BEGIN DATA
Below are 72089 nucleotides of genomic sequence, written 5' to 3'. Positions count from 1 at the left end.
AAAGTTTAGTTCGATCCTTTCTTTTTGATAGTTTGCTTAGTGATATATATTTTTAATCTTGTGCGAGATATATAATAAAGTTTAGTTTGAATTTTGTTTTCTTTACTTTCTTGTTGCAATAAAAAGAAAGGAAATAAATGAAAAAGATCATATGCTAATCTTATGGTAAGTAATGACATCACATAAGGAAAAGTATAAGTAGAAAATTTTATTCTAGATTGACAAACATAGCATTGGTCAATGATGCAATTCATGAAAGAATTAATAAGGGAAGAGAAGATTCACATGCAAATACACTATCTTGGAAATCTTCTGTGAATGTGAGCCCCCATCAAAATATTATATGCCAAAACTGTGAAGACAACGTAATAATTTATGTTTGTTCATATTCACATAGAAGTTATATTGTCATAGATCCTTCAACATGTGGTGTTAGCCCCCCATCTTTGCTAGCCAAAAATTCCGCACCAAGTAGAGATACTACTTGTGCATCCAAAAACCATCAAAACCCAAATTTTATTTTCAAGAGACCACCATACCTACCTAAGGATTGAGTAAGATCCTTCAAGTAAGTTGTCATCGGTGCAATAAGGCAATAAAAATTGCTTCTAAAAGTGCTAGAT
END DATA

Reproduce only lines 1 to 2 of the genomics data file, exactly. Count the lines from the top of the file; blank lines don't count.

Below are 72089 nucleotides of genomic sequence, written 5' to 3'. Positions count from 1 at the left end.
AAAGTTTAGTTCGATCCTTTCTTTTTGATAGTTTGCTTAGTGATATATATTTTTAATCTTGTGCGAGATATATAATAAAGTTTAGTTTGAATTTTGTTTTCTTTACTTTCTTGTTGCAATAAAAAGAAAGGAAATAAATGAAAAAGATCATATGCTAATCTTATGGTAAGTAATGACATCACATAAGGAAAAGTATAAGTAGAAAATTTTATTCTAGATTGACAAACATAGCATTGGTCAATGATGCAATTCATGAAAGAATTAATAAGGGAAGAGAAGATTCACATGCAAATACACTATCTTGGAAATCTTCTGTGAATGTGAGCCCCCATCAAAATATTATATGCCAAAACTGTGAAGACAACGTAATAATTTATGTTTGTTCATATTCACATAGAAGTTATATTGTCATAGATCCTTCAACATGTGGTGTTAGCCCCCCATCTTTGCTAGCCAAAAATTCCGCACCAAGTAGAGATACTACTTGTGCATCCAAAAACCATCAAAACCCAAATTTTATTTTCAAGAGACCACCATACCTACCTAAGGATTGAGTAAGATCCTTCAAGTAAGTTGTCATCGGTGCAATAAGGCAATAAAAATTGCTTCTAAAAGTGCTAGAT